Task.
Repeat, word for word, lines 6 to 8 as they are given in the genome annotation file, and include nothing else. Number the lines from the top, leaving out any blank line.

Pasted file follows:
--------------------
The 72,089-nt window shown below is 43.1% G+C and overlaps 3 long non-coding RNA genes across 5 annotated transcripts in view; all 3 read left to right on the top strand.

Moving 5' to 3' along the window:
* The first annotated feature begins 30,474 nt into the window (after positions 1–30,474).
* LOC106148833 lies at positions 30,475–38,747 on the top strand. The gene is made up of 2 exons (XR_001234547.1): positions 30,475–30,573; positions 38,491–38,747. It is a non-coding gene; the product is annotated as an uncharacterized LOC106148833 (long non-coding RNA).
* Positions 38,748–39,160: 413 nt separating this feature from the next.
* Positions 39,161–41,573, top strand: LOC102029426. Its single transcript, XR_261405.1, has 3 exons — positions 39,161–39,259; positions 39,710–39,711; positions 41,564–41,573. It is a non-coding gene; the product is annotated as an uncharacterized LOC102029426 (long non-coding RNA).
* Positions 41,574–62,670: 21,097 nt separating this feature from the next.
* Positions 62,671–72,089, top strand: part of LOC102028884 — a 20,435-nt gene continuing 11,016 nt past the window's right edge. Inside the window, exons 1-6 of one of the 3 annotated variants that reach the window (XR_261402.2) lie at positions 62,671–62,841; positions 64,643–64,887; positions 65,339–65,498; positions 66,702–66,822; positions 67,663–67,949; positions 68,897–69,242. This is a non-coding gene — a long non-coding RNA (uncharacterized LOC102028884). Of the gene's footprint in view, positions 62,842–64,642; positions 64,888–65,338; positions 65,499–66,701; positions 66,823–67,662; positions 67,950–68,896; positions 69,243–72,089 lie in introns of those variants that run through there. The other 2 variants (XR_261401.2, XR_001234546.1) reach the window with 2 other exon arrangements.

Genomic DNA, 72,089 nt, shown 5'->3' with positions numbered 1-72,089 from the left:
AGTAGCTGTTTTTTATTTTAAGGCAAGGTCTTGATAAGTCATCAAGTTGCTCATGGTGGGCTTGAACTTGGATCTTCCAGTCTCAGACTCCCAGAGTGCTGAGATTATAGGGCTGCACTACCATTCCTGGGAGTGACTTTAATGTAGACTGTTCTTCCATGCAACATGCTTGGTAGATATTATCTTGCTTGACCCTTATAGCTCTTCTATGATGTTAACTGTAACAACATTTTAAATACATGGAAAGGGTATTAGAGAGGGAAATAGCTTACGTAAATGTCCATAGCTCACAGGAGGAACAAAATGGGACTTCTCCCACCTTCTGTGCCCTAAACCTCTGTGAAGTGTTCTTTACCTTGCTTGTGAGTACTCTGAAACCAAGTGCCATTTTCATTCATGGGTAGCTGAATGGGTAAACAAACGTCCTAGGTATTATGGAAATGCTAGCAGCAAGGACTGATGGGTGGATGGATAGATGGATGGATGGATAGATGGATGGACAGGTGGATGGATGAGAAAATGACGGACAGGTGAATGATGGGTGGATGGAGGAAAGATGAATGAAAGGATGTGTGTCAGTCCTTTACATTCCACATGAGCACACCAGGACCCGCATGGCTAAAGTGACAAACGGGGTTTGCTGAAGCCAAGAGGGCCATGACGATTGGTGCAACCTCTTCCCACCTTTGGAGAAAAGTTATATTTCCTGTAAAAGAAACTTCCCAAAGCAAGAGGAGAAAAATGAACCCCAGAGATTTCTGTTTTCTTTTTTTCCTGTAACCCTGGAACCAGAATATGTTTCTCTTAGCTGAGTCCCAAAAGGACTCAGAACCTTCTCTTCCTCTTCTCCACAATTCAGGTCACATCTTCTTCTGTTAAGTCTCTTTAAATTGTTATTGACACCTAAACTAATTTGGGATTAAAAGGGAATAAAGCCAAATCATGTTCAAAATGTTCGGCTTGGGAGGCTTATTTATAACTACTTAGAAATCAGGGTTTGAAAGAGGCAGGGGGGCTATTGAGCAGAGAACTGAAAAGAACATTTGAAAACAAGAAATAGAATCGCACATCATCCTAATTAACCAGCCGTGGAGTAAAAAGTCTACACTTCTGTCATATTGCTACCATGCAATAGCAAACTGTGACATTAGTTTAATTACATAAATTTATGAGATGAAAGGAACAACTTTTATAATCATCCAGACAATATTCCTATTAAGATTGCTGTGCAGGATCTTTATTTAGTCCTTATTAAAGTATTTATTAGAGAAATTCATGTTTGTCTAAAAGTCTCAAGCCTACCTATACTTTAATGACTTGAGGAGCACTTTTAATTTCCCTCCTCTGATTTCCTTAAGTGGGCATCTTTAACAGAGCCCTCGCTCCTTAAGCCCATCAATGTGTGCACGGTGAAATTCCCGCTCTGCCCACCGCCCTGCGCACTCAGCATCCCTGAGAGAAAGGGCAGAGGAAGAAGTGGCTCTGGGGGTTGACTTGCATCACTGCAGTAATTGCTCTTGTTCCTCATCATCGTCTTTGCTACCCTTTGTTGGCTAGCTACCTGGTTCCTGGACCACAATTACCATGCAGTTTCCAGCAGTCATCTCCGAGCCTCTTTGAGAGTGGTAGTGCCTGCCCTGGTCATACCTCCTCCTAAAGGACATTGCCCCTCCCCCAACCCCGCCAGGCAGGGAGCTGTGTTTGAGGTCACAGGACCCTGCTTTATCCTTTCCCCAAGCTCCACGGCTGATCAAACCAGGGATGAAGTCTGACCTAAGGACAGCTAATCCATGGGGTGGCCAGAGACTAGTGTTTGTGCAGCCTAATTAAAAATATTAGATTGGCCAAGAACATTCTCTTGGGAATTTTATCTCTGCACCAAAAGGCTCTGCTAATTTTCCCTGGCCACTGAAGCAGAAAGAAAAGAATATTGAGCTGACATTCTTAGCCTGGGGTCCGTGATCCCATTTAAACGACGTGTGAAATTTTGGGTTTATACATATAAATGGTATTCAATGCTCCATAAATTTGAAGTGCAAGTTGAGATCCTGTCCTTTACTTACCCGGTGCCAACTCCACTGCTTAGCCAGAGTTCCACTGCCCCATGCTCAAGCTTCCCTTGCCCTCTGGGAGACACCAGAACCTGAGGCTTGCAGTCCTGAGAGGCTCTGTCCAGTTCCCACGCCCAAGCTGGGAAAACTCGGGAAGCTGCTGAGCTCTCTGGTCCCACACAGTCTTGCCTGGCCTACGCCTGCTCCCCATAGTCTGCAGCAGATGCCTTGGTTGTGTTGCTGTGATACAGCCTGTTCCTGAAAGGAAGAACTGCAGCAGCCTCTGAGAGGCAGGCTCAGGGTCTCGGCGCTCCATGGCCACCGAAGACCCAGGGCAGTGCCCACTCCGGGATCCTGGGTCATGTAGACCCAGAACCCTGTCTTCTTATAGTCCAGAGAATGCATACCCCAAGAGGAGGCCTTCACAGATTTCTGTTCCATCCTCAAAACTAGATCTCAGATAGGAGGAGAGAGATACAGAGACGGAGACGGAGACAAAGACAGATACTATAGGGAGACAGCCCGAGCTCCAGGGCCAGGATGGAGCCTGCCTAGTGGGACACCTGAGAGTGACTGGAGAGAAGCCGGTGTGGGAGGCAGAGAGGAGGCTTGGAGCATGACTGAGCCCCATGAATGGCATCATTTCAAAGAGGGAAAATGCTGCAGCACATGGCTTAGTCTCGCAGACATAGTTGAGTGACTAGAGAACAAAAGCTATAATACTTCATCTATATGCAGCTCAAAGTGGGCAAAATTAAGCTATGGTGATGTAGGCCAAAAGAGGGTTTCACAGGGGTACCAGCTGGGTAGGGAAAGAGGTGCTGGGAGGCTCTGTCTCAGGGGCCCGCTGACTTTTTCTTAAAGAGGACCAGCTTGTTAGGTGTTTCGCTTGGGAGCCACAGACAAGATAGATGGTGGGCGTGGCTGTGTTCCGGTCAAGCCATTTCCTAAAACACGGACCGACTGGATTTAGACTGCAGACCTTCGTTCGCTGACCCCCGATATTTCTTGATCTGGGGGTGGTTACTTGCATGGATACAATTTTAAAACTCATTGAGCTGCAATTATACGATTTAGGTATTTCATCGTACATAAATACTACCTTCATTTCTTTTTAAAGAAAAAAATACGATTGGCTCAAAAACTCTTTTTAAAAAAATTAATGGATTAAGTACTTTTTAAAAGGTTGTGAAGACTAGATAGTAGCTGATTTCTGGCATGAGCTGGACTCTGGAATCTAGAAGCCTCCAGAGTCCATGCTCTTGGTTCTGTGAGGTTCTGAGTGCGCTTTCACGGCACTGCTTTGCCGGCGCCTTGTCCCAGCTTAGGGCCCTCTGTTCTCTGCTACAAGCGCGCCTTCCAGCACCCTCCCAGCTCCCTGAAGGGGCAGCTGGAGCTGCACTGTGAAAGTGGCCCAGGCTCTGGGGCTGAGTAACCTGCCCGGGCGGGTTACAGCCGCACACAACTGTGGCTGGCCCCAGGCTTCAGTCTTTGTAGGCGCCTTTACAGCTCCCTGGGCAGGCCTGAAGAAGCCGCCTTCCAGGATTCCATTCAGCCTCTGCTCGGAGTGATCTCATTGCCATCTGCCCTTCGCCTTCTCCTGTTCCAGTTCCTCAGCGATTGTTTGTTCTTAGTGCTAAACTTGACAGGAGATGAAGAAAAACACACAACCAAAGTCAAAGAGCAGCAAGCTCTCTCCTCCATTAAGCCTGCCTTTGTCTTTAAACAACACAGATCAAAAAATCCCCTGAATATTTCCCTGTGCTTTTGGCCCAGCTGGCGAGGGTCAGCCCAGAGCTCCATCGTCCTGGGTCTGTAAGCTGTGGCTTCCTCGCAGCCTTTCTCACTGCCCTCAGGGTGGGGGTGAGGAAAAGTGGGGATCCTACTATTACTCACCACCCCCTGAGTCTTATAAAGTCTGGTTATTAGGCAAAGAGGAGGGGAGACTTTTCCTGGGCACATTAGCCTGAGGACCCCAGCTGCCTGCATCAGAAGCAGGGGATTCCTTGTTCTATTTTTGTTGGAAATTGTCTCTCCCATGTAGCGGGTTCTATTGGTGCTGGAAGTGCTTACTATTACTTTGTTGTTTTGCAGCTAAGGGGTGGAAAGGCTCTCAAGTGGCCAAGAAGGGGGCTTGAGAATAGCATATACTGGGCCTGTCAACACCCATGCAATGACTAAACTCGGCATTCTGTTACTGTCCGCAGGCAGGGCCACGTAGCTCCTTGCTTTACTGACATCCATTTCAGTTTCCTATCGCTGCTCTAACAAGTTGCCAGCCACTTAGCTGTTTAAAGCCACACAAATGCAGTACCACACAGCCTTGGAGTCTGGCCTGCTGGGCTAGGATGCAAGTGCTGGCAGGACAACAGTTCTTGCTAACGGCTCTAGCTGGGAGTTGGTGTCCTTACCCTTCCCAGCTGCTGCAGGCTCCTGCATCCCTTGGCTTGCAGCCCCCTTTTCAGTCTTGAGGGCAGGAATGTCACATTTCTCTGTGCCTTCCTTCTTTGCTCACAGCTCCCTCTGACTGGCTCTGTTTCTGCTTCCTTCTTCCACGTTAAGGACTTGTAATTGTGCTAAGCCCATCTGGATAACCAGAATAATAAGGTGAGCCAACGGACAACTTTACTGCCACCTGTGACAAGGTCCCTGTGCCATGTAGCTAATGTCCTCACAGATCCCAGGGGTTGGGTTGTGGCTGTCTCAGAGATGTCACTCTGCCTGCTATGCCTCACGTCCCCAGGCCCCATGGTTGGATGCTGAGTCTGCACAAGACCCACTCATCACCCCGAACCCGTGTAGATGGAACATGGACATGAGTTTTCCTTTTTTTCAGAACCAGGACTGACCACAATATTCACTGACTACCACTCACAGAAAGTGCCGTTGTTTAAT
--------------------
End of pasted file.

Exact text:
* Positions 39,161–41,573, top strand: LOC102029426. Its single transcript, XR_261405.1, has 3 exons — positions 39,161–39,259; positions 39,710–39,711; positions 41,564–41,573. It is a non-coding gene; the product is annotated as an uncharacterized LOC102029426 (long non-coding RNA).
* Positions 41,574–62,670: 21,097 nt separating this feature from the next.
* Positions 62,671–72,089, top strand: part of LOC102028884 — a 20,435-nt gene continuing 11,016 nt past the window's right edge. Inside the window, exons 1-6 of one of the 3 annotated variants that reach the window (XR_261402.2) lie at positions 62,671–62,841; positions 64,643–64,887; positions 65,339–65,498; positions 66,702–66,822; positions 67,663–67,949; positions 68,897–69,242. This is a non-coding gene — a long non-coding RNA (uncharacterized LOC102028884). Of the gene's footprint in view, positions 62,842–64,642; positions 64,888–65,338; positions 65,499–66,701; positions 66,823–67,662; positions 67,950–68,896; positions 69,243–72,089 lie in introns of those variants that run through there. The other 2 variants (XR_261401.2, XR_001234546.1) reach the window with 2 other exon arrangements.